Is Your Tea Bag Made with Plastic?
Silky pyramids, plastic sealed bags, and what brands are actually fully compostable
Whether you like to pretend you are British all the time, or just have a cold, chances are you are making that cup of tea with a conveniently packaged tea bag. While tea bags are great (and basically everywhere) there's something you should know about that innocent tea bag. Many of them use plastic to keep them sealed shut. Nope, not just on the wrapper the tea bag actually comes in, but the bag itself. The idea of a plastic soaking in boiling hot water just does not sound cozy to us. But thankfully, there are some easy changes you can make if you feel the same way we do.
Now, this isn't true of all brands of tea bags. Many popular brands in the UK (like PG Tips and Yorkshire) are working on eliminating the plastic and should have plastic completely out of their tea bags in 2019. But while some brands are making a change, not all companies are as transparent.
One type of tea bag to be cautious about are the ones that look like silky pyramids. While they may seem fancy (and often come with a higher price tag), that material is often nylon, which is also a form of plastic. So, if you are worried about the plastic in your tea bags, it's worth doing some investigating or considering making a change.
Some changes you can make are to:
1. Switch to a brand of tea you know isn't using plastic in their tea bags.
Try looking for brands that say their bags are 100% compostable or biodegradable, that will mean no plastic. To help you out, we researched and reached out to a bunch of American brands to see what they say about their teas. You can find the list below.
Brands with tea bags that are compostable (no plastic):
- Celestial Seasonings
- Mighty Leaf Teas (now's owned by Peet's)*
- Numi Teas
- Republic of Tea
- Yogi Tea
Brands with tea bags that are NOT compostable:
- Teavana (Starbucks)
*commercially compostable, not recommended for home composting
2. Reach out to the brand of tea you currently drink and ask them if they seal their tea bags using plastic.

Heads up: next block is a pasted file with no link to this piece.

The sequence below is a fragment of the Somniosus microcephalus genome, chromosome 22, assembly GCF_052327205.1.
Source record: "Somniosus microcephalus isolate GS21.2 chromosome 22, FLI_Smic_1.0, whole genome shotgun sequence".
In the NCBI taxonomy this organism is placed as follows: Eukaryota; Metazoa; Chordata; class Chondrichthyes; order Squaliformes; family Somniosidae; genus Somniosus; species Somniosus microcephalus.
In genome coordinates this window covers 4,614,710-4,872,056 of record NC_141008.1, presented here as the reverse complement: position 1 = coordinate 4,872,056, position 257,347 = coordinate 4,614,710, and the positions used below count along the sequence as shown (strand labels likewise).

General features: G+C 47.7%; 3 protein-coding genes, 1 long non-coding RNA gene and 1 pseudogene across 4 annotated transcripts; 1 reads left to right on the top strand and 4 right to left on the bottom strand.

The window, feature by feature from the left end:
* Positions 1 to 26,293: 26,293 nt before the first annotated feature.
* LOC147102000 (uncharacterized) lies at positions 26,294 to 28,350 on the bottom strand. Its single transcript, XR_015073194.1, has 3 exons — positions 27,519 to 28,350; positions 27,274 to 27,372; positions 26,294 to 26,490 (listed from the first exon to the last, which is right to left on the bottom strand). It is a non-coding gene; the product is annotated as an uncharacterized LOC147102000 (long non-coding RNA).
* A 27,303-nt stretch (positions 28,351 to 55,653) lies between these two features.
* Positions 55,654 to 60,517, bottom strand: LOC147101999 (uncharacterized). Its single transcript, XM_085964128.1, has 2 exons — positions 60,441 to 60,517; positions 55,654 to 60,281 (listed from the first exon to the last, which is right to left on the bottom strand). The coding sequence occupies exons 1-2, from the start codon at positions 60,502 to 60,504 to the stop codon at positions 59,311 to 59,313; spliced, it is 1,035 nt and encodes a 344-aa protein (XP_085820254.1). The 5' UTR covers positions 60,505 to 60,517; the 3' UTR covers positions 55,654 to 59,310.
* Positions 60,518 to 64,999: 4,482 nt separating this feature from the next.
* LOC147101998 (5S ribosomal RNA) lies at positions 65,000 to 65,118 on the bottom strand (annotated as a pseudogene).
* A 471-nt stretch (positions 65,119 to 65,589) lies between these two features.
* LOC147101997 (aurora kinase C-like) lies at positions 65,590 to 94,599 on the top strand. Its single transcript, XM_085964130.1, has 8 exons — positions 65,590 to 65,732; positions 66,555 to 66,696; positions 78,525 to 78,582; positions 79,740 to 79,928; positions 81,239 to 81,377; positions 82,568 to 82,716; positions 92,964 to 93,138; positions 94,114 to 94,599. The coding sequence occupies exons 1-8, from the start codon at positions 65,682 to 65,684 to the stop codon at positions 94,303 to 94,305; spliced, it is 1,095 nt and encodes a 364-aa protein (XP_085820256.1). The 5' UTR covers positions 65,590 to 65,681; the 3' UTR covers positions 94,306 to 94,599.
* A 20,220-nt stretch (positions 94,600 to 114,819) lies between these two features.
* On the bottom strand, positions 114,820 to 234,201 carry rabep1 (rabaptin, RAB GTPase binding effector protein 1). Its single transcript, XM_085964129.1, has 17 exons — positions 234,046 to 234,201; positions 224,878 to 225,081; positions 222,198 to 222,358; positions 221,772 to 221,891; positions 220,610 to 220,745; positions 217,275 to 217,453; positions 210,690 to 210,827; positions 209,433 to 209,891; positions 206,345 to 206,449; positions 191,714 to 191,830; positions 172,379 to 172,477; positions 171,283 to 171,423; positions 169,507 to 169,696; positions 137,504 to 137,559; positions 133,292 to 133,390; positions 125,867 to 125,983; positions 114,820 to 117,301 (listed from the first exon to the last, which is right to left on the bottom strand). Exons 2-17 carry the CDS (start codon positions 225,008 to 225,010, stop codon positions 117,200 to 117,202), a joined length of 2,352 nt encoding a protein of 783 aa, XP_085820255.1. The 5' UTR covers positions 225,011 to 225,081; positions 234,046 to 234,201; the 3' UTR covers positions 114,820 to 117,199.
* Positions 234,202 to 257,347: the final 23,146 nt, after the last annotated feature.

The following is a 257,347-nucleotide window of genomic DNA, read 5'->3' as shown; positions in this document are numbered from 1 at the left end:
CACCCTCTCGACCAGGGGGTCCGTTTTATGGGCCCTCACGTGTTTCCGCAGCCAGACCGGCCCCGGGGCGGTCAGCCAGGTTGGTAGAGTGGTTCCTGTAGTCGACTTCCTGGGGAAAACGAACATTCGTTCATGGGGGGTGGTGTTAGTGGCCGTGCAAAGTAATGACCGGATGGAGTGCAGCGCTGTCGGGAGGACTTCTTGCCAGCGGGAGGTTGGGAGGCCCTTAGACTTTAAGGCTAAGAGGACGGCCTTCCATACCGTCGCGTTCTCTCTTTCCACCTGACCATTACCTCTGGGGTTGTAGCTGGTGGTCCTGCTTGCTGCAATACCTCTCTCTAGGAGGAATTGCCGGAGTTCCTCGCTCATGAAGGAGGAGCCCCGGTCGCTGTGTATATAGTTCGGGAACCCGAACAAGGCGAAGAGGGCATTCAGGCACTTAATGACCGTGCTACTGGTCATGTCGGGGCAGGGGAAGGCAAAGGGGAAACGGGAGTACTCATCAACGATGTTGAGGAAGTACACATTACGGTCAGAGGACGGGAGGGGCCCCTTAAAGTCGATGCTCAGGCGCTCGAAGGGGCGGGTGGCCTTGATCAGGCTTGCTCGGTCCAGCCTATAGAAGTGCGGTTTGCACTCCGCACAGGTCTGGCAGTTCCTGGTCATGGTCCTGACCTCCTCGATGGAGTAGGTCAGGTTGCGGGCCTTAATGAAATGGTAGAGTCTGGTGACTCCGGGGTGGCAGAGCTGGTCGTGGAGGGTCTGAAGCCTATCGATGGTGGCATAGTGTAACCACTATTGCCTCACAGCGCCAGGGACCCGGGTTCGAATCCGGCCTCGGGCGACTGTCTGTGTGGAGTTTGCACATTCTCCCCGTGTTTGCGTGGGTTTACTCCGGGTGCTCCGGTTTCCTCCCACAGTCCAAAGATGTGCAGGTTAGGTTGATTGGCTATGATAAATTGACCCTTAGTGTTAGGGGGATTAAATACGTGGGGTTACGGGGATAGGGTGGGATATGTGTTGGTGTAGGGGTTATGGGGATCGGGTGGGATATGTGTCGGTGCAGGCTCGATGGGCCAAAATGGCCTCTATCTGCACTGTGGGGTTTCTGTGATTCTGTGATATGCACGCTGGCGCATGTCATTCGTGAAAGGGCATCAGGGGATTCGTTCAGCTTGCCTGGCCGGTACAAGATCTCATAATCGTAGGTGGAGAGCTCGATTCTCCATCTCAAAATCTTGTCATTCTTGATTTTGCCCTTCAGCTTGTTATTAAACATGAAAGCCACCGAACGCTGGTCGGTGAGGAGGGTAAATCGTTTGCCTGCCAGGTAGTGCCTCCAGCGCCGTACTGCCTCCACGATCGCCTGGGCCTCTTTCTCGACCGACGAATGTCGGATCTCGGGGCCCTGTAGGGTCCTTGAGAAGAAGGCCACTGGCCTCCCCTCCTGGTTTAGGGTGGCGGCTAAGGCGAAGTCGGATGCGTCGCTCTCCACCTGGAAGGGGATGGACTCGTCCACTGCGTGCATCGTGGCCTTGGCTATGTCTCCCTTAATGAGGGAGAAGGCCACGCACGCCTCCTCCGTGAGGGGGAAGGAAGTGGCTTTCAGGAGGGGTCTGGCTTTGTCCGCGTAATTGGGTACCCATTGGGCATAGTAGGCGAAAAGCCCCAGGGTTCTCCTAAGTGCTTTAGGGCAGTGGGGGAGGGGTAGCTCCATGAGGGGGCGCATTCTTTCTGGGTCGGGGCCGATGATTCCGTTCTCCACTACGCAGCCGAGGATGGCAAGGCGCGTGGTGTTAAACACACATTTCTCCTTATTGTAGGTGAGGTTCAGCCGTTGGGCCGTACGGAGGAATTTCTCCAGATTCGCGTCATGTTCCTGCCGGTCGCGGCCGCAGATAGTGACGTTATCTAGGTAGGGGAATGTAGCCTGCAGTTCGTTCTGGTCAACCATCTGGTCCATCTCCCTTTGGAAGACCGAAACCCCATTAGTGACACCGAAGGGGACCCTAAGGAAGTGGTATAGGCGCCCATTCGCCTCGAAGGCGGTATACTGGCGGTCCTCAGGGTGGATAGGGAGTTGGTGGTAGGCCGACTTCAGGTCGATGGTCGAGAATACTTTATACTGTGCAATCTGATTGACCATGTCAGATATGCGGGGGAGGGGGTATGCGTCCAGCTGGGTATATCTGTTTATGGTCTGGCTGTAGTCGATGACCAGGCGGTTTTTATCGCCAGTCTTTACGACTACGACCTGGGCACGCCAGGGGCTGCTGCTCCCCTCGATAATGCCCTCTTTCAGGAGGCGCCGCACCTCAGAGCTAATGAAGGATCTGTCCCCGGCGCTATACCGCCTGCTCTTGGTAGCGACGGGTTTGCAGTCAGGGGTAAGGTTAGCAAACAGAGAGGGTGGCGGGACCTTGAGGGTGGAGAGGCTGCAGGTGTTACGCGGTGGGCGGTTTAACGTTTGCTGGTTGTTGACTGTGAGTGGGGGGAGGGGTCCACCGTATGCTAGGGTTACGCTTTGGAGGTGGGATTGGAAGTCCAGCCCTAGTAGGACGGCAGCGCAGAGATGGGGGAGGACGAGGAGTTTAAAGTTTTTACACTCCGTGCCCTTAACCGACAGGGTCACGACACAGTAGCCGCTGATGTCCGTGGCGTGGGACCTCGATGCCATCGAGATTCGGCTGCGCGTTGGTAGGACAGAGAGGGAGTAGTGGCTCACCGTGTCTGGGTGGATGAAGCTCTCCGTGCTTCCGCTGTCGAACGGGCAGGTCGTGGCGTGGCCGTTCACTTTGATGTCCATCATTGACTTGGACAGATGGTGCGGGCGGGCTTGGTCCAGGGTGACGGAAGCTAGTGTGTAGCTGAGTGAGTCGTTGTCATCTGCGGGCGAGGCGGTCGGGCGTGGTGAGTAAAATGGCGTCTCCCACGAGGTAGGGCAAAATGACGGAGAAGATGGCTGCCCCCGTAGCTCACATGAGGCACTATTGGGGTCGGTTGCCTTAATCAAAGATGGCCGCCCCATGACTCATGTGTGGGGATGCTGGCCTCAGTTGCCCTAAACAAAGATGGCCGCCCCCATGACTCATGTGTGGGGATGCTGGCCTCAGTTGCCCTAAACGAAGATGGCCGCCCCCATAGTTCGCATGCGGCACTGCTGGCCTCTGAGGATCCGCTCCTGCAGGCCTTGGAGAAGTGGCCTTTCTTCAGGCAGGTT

If they do, consider asking them if they are considering changing and explaining to them why the change matters to you. We outline a few reasons why you might care below.
3. Try loose leaf tea.
There are a couple of ways to deal with loose leaf tea. You can get a tea ball infuser, get fillable filter bags and make your own tea bags, use a french press like for coffee, or brew a pot and use a strainer. You can also check out some of our on the go tea mugs. Of course, the other option is to go all out and let the tea brew at the bottom of your cup and then read your tea leaves when you are finished.
Why is all this worry and change worth it? While it might only be a small amount of plastic sealing each tea bag, you are dropping these tea bags in hot water. And, from all of our research, we know that plastic is more likely to melt and leach chemicals when it is heated (1). From reading a couple of tea company websites, the type of plastic most often used to seal the bags is polypropylene. This is marked with a recycle number 5. While this is considered a safer plastic than some of the others, it is still never recommended that plastic be heated (1). On top of the concern that you are drinking some plastic every time you have a cup of tea, which can mess with how your body regulates hormones, disposing of the tea bags also means we are adding to the plastic problem. While often tea bags seem like they can be composted, if they actually contain plastic, they shouldn't be composted. By accidentally incorrectly putting tea bags that do contain plastic in the compost you are adding small amounts of plastic to the compost, which will introduce these chemicals back into the food chain as plants absorb them from the soil as they grow. Instead, these bags should be put in the trash. Or, if you want to go above and beyond, you can open the tea bag, but the tea leaves in the compost, and just place the, now empty, bag in the trash.
So, next time you want a nice, relaxing cup of tea, think about it and opt for one that is free of plastic and better for you and the world.
- Hidden plastics: just when you thought it was safe to dunk a teabag ... ›
- Are Tea Bags Turning Us Into Plastic? - The Atlantic ›